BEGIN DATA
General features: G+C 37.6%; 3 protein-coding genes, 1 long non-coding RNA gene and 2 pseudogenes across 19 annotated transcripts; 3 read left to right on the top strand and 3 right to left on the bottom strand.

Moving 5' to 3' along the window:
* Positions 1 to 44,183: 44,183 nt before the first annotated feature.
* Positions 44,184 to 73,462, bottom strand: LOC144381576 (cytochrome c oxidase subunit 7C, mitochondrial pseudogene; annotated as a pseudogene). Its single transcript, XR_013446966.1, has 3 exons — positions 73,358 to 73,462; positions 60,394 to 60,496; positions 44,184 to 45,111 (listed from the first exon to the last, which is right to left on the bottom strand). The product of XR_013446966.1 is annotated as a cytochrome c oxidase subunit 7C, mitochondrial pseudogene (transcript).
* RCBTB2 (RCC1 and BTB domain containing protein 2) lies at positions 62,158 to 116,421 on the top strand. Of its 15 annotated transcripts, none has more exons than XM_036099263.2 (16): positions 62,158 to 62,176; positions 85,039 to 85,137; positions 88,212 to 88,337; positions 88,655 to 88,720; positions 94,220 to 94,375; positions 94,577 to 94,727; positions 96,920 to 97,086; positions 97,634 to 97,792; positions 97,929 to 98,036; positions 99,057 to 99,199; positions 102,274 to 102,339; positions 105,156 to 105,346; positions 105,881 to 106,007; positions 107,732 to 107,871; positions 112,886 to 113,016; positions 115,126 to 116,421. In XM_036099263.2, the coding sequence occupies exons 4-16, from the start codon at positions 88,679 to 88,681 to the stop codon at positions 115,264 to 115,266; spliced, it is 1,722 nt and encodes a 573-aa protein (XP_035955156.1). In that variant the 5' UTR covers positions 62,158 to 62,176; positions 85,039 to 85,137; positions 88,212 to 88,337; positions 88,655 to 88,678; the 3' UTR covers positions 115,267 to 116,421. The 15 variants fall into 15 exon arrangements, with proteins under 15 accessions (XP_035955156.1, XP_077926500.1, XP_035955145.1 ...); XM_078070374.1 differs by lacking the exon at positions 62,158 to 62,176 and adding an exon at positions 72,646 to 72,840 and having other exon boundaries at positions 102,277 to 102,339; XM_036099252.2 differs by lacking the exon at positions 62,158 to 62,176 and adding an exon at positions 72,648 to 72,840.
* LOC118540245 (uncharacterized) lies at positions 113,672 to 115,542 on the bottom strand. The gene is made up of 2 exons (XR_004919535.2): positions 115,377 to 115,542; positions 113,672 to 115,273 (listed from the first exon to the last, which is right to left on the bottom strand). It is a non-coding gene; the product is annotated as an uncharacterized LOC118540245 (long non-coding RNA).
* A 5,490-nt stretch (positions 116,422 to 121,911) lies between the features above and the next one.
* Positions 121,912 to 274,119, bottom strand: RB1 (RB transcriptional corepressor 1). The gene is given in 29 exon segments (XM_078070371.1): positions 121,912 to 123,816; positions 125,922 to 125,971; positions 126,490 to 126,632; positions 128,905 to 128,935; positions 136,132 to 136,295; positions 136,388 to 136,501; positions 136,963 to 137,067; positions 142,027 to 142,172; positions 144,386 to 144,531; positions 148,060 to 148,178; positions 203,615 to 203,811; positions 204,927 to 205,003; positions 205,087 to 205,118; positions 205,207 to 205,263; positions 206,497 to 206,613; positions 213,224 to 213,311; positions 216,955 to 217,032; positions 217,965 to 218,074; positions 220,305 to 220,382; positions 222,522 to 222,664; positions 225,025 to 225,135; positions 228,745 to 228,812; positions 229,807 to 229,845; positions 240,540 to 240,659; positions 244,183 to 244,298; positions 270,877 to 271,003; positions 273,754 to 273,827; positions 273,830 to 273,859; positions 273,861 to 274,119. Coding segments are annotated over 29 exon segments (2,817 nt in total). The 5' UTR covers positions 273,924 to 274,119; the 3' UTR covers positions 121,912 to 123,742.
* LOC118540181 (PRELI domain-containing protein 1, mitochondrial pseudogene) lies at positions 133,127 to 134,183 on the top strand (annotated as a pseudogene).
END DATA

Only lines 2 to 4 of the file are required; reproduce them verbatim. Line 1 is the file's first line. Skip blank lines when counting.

Moving 5' to 3' along the window:
* Positions 1 to 44,183: 44,183 nt before the first annotated feature.
* Positions 44,184 to 73,462, bottom strand: LOC144381576 (cytochrome c oxidase subunit 7C, mitochondrial pseudogene; annotated as a pseudogene). Its single transcript, XR_013446966.1, has 3 exons — positions 73,358 to 73,462; positions 60,394 to 60,496; positions 44,184 to 45,111 (listed from the first exon to the last, which is right to left on the bottom strand). The product of XR_013446966.1 is annotated as a cytochrome c oxidase subunit 7C, mitochondrial pseudogene (transcript).